Did the end of the war help you get more open to yourself and to others?

I’ve been travelling during the whole wartime. I have been on the whole free territory of Bosnia, I think, many times. I was in Croatia in 1994. In 1995 I was in Germany. When we wanted to go back, they didn’t want to let us on the plane, because I don’t know, that day some visa expired, so the next day we went to extend the German visa, it was a whole drama. And the woman in that office for foreigners weeps and begs us – me and my colleague to stay in Germany; and we weep because we want to go home. And today, when we remember that – what fools we were, I mean… you go there, you realize that no one knows what’s happening to you, and you want home, because at home everyone knows what’s going on.

Once women from the village told me that human rights are for women from town, and that they don’t have human rights. And I also think so, that human rights and the whole narrative on human rights can be discussed here in big cities, like Sarajevo, and any mentioning of human rights in smaller communities – people just smile at you and say, “It does not exist here.” Simply, here you have to play according to some social norms. It hurts me, because human rights should be the same for all, equal opportunities for all should exist.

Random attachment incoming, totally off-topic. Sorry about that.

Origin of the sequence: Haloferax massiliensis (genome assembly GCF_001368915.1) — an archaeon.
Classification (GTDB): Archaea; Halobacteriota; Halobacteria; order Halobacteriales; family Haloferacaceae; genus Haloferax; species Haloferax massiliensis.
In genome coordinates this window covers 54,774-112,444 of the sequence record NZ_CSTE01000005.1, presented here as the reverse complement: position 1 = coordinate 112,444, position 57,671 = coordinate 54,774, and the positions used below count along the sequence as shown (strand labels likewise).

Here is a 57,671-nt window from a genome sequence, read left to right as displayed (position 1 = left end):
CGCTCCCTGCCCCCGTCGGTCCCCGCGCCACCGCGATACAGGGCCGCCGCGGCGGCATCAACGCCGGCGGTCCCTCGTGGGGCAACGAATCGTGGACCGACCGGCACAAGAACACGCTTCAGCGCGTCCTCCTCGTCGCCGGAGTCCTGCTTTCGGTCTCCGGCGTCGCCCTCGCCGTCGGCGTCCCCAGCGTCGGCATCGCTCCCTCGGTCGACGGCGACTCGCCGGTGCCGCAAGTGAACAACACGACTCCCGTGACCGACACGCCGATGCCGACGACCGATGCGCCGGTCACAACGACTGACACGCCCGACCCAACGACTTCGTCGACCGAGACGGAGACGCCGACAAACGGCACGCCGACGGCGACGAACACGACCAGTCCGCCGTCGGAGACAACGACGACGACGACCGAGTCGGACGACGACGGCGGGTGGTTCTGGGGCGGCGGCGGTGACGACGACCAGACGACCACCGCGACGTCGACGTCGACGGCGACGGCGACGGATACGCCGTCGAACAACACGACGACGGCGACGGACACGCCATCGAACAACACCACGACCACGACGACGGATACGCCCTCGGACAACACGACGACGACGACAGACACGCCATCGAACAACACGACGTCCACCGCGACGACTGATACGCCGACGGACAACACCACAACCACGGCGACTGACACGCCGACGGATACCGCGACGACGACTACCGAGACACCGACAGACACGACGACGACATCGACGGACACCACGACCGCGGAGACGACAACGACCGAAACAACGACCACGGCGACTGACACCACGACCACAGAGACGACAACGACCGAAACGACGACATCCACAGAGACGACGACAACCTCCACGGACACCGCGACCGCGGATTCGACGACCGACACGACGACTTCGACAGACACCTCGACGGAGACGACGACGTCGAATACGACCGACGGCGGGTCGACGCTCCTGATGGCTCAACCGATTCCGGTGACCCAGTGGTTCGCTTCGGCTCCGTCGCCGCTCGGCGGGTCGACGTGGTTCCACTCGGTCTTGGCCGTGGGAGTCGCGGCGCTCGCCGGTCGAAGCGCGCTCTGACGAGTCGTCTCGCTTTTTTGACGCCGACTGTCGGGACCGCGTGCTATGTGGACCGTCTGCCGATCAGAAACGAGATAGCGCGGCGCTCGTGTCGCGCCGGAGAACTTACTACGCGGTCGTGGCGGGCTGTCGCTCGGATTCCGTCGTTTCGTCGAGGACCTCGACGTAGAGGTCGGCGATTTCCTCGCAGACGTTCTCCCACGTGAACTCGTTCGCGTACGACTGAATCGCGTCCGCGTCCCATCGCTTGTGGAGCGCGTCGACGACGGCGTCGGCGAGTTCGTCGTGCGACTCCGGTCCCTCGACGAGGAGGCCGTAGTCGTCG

What does freedom mean to me?

For me, freedom is the ultimate power one can have. So, being free is the greatest power, the greatest fortune, the greatest magic one can have. I don’t think we are free at all here. At the age of 42, I realized that as the oldest child in my family I was responsible for my parents, and I’d be selfish if I was not responsible for my parents, and somehow for my sister, and my brother. Regardless to everything said here, let’s say, we are saying we are modern, open minded and such; these are not conservative attitudes, I believe that these are human attitudes – that there is no greater love than the love that exists in one…stable and happy community. And that my role is to bear it…it is not a burden, but… part of the responsibility for that love and support in my family exists.